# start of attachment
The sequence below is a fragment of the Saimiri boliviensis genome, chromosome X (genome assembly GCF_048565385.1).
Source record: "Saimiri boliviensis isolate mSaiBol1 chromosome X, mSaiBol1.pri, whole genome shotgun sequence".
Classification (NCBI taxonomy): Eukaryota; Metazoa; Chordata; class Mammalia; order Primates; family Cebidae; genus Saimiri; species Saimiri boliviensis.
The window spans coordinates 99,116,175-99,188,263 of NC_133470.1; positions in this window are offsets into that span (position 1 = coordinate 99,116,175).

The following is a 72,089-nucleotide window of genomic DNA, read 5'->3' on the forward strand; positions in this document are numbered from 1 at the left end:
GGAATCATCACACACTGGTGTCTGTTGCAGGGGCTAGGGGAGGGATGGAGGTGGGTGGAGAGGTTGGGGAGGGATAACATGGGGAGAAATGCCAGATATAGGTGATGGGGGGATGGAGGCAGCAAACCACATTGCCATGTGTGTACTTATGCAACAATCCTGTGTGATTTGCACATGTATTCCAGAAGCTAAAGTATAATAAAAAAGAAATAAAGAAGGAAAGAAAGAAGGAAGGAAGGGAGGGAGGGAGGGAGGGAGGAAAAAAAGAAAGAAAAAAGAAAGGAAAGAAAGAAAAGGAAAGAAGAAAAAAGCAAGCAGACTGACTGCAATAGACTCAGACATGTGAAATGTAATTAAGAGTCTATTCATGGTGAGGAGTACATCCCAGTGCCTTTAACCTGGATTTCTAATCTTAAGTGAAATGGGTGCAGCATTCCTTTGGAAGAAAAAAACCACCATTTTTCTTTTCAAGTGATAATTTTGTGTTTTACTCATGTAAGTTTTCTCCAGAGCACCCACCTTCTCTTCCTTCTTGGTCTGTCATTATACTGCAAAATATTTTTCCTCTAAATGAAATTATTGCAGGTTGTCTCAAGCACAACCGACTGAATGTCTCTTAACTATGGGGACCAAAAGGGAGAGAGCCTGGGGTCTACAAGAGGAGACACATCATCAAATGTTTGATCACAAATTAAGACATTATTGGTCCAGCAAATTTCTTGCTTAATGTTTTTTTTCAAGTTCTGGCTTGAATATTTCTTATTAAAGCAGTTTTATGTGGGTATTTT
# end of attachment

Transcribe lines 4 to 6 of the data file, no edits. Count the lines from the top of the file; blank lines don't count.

The window spans coordinates 99,116,175-99,188,263 of NC_133470.1; positions in this window are offsets into that span (position 1 = coordinate 99,116,175).

The following is a 72,089-nucleotide window of genomic DNA, read 5'->3' on the forward strand; positions in this document are numbered from 1 at the left end:
GGAATCATCACACACTGGTGTCTGTTGCAGGGGCTAGGGGAGGGATGGAGGTGGGTGGAGAGGTTGGGGAGGGATAACATGGGGAGAAATGCCAGATATAGGTGATGGGGGGATGGAGGCAGCAAACCACATTGCCATGTGTGTACTTATGCAACAATCCTGTGTGATTTGCACATGTATTCCAGAAGCTAAAGTATAATAAAAAAGAAATAAAGAAGGAAAGAAAGAAGGAAGGAAGGGAGGGAGGGAGGGAGGGAGGAAAAAAAGAAAGAAAAAAGAAAGGAAAGAAAGAAAAGGAAAGAAGAAAAAAGCAAGCAGACTGACTGCAATAGACTCAGACATGTGAAATGTAATTAAGAGTCTATTCATGGTGAGGAGTACATCCCAGTGCCTTTAACCTGGATTTCTAATCTTAAGTGAAATGGGTGCAGCATTCCTTTGGAAGAAAAAAACCACCATTTTTCTTTTCAAGTGATAATTTTGTGTTTTACTCATGTAAGTTTTCTCCAGAGCACCCACCTTCTCTTCCTTCTTGGTCTGTCATTATACTGCAAAATATTTTTCCTCTAAATGAAATTATTGCAGGTTGTCTCAAGCACAACCGACTGAATGTCTCTTAACTATGGGGACCAAAAGGGAGAGAGCCTGGGGTCTACAAGAGGAGACACATCATCAAATGTTTGATCACAAATTAAGACATTATTGGTCCAGCAAATTTCTTGCTTAATGTTTTTTTTCAAGTTCTGGCTTGAATATTTCTTATTAAAGCAGTTTTATGTGGGTATTTT